LIS Inc. (Longmont CO)
A state unified system is one in which there is an integrated state-level prison and jail system. This document describes the provision of jail services in the six states that have such a system. The first part examines commonalities and differences in the ways the systems operate, and part two presents a profile of each state's corrections system and its jail function within the system. The six states are: Alaska, Connecticut, Delaware, Hawaii, Rhode Island, and Vermont.
The Transition from Prison to the Community (TPC) Initiative, launched by the National Institute of Corrections (NIC) is described. This article covers distinctive elements of the TPC Model and major implementation components.
Results from a study of the non-specialization of individuals charged with domestic violence (DV) and the relationship between DV and assaultive and criminal behaviors are reported. Sections of this article are: background; profile of domestic violence arrestees; risk factors and DV specialization; comparative failure rates; and conclusions. The most common rearrest charges for DV defendants are failure to appear (20.4%), contempt (7.1%), and simple assault (5.3%).
"This article examines five key attributes of partnership and collaboration deemed essential as the Michigan Department of Corrections (MDOC) developed the Michigan Prisoner ReEntry Initiative (MPRI)" (p. 19). These elements are systems thinking, fostering unified commitment, organizing and structuring partnerships, catalyzing change, and mutual capacity building.
This article highlights the "flagship" of Indiana's reentry initiatives -- the Plainfield Reentry Educational Facility (PREF). Sections cover: the focus is reducing recidivism; the PREF philosophy; PREF program elements -- education and vocational skills development; employment assistance, families and children reunification, financial services, and life skills; and coordination at release.
The use of reach-in to improve the transition process is explained. Reach-in "provides a simple method of contacting an offender prior to release from prison or jail custody for the purpose of coordinating services upon release" (p. 49). This article is comprised of these sections: Oregon's model for post-prison supervision; what reach-in is; the reach-in process; partnerships between counties and the Oregon Department of Corrections; and indicators of success -- recidivism dropped from 37.5% to 23% due in part to the contributing factor of reach-in.
Gender-responsive offender reentry efforts for female offenders in Rhode Island are discussed. Sections contained in this article are: introduction; reentry -- a statewide focus; women's issues past and present; consciously implementing a gender-responsive approach -- assessments, program examination and updates, and field services; and challenges in reentry.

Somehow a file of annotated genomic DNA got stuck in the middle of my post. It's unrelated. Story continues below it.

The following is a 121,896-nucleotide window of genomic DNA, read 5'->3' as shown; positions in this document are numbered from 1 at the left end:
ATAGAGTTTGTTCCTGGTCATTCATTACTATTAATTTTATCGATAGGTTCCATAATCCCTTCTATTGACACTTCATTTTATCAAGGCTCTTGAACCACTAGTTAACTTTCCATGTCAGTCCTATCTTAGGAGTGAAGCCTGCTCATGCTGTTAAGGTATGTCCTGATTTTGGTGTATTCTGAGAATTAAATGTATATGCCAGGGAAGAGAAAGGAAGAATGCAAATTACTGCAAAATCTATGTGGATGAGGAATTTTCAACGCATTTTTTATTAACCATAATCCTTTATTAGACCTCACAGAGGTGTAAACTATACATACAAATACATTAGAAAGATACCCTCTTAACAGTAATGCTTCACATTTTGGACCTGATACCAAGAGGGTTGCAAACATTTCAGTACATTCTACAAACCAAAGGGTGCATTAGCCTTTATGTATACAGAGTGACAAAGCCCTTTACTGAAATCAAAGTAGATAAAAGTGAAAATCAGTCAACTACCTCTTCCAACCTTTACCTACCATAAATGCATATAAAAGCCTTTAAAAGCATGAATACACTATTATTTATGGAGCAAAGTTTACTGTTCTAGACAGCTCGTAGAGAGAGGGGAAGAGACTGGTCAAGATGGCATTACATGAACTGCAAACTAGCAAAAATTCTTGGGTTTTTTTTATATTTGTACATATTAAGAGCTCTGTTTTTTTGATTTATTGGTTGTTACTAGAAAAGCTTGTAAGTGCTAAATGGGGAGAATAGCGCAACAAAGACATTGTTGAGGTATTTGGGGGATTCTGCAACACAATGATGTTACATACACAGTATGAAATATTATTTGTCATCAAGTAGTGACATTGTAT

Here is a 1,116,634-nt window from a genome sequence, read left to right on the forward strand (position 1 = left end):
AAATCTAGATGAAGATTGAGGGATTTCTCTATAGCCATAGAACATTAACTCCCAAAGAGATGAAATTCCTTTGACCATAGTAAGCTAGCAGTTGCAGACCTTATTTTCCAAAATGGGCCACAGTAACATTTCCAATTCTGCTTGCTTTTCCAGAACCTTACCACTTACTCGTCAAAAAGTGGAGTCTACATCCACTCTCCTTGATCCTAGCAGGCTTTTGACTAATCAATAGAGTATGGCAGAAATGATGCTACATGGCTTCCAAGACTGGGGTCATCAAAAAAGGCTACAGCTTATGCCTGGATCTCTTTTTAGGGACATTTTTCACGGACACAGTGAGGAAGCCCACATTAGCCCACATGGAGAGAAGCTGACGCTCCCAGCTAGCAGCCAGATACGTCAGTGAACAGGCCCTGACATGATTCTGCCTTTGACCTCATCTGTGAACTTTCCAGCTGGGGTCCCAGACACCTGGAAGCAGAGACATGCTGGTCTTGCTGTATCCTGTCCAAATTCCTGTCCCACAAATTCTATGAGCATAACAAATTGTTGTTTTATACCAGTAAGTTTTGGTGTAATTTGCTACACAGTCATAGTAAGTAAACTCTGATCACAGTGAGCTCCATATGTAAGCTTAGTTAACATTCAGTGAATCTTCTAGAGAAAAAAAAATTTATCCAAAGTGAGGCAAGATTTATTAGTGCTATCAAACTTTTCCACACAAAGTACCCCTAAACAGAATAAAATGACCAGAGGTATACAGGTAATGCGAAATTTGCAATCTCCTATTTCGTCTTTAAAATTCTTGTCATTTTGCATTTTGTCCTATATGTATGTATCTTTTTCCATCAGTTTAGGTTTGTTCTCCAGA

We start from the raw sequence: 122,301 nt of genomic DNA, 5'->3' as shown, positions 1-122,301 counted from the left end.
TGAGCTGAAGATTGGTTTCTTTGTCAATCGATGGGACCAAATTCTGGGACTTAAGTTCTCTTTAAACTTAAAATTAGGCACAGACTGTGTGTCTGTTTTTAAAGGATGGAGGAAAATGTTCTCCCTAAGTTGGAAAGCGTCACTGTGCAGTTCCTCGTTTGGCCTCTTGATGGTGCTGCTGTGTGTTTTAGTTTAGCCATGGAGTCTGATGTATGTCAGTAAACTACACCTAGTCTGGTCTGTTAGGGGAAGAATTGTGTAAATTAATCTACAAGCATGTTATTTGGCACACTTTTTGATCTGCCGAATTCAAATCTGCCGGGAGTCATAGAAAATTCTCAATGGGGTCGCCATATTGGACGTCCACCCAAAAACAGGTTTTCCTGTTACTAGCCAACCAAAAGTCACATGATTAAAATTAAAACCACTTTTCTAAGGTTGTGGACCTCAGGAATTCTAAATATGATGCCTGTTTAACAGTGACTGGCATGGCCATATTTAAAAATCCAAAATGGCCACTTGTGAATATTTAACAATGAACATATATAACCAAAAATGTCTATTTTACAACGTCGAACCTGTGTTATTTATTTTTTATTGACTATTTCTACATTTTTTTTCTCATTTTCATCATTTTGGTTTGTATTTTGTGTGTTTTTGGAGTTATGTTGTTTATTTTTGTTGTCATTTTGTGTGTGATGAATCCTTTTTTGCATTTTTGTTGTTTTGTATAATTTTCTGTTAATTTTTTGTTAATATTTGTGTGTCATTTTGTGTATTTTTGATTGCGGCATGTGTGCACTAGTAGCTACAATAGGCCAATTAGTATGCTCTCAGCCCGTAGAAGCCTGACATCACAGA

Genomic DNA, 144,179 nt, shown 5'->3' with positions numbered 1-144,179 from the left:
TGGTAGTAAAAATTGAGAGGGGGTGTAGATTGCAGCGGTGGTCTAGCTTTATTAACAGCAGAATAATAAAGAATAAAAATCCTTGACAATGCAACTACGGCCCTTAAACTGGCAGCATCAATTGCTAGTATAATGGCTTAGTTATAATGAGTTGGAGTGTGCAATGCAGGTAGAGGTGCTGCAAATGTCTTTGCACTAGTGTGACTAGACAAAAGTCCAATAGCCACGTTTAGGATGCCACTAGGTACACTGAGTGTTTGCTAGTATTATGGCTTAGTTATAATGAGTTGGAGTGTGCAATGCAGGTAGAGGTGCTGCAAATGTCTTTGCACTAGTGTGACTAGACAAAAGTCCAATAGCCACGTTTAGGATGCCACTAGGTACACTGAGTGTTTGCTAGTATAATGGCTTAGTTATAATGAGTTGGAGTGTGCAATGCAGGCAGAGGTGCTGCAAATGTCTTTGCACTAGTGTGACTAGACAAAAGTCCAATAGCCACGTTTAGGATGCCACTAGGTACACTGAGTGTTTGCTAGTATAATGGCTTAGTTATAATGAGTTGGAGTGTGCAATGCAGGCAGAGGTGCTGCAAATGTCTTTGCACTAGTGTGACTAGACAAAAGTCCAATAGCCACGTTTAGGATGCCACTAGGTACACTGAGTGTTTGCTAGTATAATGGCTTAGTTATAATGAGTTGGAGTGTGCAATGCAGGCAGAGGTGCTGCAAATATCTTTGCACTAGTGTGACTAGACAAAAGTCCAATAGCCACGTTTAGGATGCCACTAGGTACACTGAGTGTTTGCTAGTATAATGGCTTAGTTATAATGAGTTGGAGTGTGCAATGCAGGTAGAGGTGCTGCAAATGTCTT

"This article describes the evolution of the Georgia Parole Board's business-oriented data and performance leadership model" (p. 35). Topics covered include: business is data driven, government should be, too; Georgia's data-driven TCPI (Transition From Prison to the Community Initiative) plan; computerized information systems -- essential data to support accountability measures; managing with the right data; effective reports -- easy to access, read, and understand the causal link; performance leadership -- speak mission and what works language at every opportunity; and TPCI -- how to do what works.
The Colorado Improving Supervised Pretrial Release (CISPR) Project, an innovative pretrial initiative, is described. This article contains these sections; introduction; aims of the CISPR Project; and CISPR phases -- develop statistically validated pretrial release risk assessment instrument, match risks and interventions, educate system stakeholders, prepare documentation, assist with local implementation, and solidify progress. Phase I should last through 2008 with following phases continuing through 2009.
Results are presented from an investigation into the manner in which prison inmates are transferred between correctional authorities and the reasons for these transfers. Report sections include: about this study; key study findings; interstate compacts addressing inmate transfers; authority for interstate transfer of prison inmates; administration of inmate transfers; incidence of interstate inmate transfer; why prison inmates are transferred; agencies' satisfaction with processes for interstate transfer of inmates; and conclusions.